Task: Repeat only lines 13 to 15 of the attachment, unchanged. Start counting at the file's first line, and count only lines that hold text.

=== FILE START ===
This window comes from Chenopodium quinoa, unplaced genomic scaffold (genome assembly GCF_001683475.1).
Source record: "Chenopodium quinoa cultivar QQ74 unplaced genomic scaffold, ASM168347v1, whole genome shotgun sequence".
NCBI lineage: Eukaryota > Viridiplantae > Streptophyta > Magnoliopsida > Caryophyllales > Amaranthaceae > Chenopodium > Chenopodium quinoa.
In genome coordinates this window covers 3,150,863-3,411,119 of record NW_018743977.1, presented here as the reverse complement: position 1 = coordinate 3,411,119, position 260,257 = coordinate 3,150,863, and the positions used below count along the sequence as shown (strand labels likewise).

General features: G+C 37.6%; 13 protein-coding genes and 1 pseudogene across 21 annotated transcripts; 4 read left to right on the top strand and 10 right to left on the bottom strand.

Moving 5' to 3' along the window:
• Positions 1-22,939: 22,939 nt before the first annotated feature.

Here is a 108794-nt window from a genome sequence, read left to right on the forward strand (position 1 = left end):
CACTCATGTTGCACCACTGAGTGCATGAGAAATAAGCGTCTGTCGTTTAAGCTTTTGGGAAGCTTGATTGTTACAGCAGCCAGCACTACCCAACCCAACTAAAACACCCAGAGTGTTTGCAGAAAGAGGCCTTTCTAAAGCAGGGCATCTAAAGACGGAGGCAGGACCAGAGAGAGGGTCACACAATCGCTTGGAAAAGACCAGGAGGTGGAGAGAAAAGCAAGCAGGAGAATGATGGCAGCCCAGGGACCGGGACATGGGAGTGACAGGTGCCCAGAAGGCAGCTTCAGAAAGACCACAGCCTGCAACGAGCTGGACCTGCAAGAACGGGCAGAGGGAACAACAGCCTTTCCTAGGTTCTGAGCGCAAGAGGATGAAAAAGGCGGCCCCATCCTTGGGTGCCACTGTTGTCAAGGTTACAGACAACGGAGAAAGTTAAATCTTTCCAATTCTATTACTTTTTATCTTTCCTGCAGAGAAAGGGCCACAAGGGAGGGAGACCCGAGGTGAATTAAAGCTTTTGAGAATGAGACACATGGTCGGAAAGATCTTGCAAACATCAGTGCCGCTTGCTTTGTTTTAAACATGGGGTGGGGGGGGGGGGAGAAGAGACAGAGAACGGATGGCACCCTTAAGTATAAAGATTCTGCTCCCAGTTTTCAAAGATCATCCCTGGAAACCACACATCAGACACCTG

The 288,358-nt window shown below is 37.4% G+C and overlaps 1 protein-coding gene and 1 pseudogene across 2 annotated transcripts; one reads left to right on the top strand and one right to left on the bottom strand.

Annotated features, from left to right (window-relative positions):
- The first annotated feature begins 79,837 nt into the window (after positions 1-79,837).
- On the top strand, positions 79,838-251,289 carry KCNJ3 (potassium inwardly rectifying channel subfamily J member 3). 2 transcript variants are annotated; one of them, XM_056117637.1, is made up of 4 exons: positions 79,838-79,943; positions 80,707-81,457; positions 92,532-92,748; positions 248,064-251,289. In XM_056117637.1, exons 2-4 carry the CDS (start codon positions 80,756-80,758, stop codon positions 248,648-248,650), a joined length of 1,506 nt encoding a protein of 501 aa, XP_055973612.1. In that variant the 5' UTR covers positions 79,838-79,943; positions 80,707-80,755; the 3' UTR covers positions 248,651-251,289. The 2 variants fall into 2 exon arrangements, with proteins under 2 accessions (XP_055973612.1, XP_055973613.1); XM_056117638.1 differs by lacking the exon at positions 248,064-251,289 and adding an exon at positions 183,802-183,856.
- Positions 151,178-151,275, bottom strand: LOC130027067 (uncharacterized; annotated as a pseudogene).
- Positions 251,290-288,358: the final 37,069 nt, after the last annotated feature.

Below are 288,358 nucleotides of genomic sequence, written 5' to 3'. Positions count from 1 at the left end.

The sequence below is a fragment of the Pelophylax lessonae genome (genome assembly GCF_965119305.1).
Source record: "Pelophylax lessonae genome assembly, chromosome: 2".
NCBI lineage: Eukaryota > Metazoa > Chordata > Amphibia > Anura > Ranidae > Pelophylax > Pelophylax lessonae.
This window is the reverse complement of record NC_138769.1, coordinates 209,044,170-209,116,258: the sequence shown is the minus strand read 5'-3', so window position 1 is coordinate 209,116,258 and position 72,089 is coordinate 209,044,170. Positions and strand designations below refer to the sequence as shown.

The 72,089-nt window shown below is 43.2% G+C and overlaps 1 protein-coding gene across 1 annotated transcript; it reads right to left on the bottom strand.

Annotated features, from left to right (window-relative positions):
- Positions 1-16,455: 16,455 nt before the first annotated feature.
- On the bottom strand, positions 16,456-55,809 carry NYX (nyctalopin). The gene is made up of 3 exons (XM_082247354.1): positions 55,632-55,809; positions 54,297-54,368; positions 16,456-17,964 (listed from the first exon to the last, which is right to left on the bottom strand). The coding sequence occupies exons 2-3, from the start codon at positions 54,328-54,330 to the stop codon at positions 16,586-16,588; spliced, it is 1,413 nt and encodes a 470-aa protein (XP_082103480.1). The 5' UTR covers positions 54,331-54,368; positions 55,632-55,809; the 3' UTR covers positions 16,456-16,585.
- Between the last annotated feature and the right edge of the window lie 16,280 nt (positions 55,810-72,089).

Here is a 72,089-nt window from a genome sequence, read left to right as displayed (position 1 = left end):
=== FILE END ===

- On the top strand, positions 79,838-251,289 carry KCNJ3 (potassium inwardly rectifying channel subfamily J member 3). 2 transcript variants are annotated; one of them, XM_056117637.1, is made up of 4 exons: positions 79,838-79,943; positions 80,707-81,457; positions 92,532-92,748; positions 248,064-251,289. In XM_056117637.1, exons 2-4 carry the CDS (start codon positions 80,756-80,758, stop codon positions 248,648-248,650), a joined length of 1,506 nt encoding a protein of 501 aa, XP_055973612.1. In that variant the 5' UTR covers positions 79,838-79,943; positions 80,707-80,755; the 3' UTR covers positions 248,651-251,289. The 2 variants fall into 2 exon arrangements, with proteins under 2 accessions (XP_055973612.1, XP_055973613.1); XM_056117638.1 differs by lacking the exon at positions 248,064-251,289 and adding an exon at positions 183,802-183,856.
- Positions 151,178-151,275, bottom strand: LOC130027067 (uncharacterized; annotated as a pseudogene).
- Positions 251,290-288,358: the final 37,069 nt, after the last annotated feature.